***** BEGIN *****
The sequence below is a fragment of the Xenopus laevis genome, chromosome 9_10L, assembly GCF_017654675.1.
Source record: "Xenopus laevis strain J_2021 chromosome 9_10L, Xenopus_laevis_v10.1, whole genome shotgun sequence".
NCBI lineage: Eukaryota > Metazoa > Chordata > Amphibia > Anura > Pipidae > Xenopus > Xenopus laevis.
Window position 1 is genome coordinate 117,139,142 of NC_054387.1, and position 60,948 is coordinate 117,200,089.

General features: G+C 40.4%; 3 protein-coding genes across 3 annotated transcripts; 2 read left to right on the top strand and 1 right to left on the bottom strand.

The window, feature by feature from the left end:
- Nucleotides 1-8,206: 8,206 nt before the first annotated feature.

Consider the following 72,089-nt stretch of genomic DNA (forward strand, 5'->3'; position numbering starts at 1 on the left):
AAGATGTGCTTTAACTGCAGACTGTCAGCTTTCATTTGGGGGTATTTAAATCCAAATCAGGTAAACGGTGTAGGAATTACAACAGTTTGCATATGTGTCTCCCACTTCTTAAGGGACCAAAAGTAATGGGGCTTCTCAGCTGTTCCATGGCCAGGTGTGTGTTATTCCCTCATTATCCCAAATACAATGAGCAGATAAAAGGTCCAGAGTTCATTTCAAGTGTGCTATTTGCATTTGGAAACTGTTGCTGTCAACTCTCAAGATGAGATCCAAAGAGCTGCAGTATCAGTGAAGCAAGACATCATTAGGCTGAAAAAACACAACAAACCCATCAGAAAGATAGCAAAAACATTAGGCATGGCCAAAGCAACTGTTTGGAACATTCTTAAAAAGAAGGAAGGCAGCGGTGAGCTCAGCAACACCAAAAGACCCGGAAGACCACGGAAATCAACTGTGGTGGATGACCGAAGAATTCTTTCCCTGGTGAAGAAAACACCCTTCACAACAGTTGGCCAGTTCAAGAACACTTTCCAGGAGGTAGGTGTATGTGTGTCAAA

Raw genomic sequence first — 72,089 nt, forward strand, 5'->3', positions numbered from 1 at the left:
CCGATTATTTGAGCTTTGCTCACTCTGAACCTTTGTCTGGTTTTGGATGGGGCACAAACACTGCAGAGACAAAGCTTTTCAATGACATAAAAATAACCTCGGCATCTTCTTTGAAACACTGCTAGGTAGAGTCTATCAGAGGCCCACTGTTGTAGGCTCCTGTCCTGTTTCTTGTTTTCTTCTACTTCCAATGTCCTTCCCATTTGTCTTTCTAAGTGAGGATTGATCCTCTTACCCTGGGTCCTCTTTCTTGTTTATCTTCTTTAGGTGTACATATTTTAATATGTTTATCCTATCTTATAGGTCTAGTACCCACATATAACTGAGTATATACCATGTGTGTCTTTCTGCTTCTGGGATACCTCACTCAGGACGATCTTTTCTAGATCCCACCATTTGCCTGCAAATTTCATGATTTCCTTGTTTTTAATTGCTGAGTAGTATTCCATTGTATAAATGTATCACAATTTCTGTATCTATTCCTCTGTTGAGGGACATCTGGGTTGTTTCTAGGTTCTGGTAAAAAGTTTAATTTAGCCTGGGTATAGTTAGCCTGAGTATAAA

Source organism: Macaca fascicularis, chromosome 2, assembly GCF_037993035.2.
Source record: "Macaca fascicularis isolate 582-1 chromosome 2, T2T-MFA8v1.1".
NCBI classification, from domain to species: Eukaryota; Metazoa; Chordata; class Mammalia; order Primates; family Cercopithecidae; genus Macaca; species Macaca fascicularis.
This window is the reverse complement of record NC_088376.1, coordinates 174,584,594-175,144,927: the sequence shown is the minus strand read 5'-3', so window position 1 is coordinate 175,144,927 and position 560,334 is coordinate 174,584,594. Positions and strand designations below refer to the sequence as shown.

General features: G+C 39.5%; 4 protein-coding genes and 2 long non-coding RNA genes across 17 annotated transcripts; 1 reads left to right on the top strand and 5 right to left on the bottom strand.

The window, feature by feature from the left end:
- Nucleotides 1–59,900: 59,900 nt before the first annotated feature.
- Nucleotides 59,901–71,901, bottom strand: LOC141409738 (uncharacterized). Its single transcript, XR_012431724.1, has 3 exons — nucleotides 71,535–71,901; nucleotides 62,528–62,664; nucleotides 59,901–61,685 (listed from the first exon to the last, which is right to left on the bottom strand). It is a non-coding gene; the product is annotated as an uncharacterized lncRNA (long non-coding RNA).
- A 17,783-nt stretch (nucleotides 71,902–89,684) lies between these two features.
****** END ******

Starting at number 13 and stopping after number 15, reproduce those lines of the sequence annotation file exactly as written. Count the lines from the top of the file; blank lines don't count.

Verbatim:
Source record: "Macaca fascicularis isolate 582-1 chromosome 2, T2T-MFA8v1.1".
NCBI classification, from domain to species: Eukaryota; Metazoa; Chordata; class Mammalia; order Primates; family Cercopithecidae; genus Macaca; species Macaca fascicularis.
This window is the reverse complement of record NC_088376.1, coordinates 174,584,594-175,144,927: the sequence shown is the minus strand read 5'-3', so window position 1 is coordinate 175,144,927 and position 560,334 is coordinate 174,584,594. Positions and strand designations below refer to the sequence as shown.